Original publication: May 2018
Authors: Ecofys, a Navigant company: Matthias Spöttle, Korinna Jörling, Matthias Schimmel, Maarten Staats
Navigant Research: Logan Grizzel, Lisa Jerram, William Drier, John Gartner
Short link to this post: http://bit.ly/2JBVvHq
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Background

Electromobility is currently seen as the most promising technology to curb Carbon Dioxide (CO2) emissions in individual transport. Electromobility refers to the use of Electric Vehicles (EVs), which are defined as vehicles that use one or more electric motors for propulsion. Its proliferation is a key element in the efforts to reach European Union (EU) Greenhouse Gas (GHG) reduction targets and the goals set in the Paris Agreement[1] to keep global temperature increases below 2 degrees Celsius. Additional advantages of electromobility include increased energy efficiency in transportation and reduction of smog and noise. However, the development of electromobility in the EU has been rather slow, with the exceptions of a few front-runner Member States.

 

When compared to the total stock of passenger cars, the total share of Plug-in Electric Vehicles (PEVs) was only around 0.3% in 2017 in the EU. The deployment of charging infrastructure is essential to facilitate the development of electromobility, and more specifically the uptake of PEVs. The availability of charging infrastructure has been steadily increasing, similarly to the total stock of PEVs, in the EU. Figure 1 below provides a 2017 snapshot of the status of electromobility in Europe (EU28 and Norway) by providing an overview of the PEV stock, market share of new registrations, and publicly available charging points per EU Member State and Norway.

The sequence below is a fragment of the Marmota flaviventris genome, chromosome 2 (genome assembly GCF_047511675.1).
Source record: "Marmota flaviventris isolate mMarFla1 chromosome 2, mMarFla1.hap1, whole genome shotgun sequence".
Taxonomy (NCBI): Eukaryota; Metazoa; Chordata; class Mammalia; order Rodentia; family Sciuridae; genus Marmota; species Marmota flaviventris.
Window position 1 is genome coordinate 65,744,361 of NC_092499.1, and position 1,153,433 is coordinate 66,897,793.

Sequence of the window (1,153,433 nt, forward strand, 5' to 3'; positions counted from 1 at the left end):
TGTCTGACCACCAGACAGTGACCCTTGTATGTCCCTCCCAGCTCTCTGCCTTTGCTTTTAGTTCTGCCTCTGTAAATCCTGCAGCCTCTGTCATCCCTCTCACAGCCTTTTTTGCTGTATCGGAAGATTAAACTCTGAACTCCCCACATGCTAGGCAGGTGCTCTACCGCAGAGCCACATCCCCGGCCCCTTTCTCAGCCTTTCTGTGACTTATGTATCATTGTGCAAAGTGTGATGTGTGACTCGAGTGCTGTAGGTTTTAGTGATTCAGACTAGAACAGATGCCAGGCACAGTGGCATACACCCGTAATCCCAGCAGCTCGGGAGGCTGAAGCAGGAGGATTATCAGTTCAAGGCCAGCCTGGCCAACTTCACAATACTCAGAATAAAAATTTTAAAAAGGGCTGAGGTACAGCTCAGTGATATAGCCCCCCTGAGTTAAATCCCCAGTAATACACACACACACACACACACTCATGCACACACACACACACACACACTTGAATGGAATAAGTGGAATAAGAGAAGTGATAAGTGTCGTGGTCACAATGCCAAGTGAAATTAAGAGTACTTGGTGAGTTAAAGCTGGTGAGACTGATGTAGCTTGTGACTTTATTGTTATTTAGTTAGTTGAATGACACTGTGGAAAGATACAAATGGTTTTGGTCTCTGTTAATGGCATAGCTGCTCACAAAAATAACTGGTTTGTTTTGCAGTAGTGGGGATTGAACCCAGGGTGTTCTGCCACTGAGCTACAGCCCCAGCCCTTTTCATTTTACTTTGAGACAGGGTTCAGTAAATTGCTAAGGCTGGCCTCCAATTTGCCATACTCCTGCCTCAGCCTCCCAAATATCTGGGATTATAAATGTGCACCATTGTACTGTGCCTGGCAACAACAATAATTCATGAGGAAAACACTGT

Figure 1: Number of PEVs (M1 ) and publicly accessible charging points in Europe (EU28 and Norway) (2017)

Aim and approach

This study analyses the various challenges of the deployment of charging infrastructure within the EU. This includes existing technologies and standardisation issues, metering systems and pricing schemes, business and financing models, the impact of charging infrastructure on the dissemination of PEVs, and the appropriateness of current technologies, business models, and public policies. This study relates to charging points for electric cars, vans, buses, and bikes. The objective is to highlight the key issues likely to be of concern to the Members of the European Parliament’s Committee on Transport and Tourism (TRAN) and to indicate possible actions that might be taken by the Committee. This study also serves as input for the revision of Directive 2014/94/EU[2] (Alternative Fuels Infrastructure Directive).

Key findings

The respective PEV charging networks are varied in EU Member States. Funding programmes exist largely at national level and are complemented by further funding programmes from the EU. The information on existing national and EU funding programmes is imperfect, as there is no centralised information platform at EU level for providers of PEV charging services.

In terms of the technical hardware, the standards for the EU’s PEV charging modes and types are sufficient to guarantee uniform quality, safety of charging, and investor security for market actors.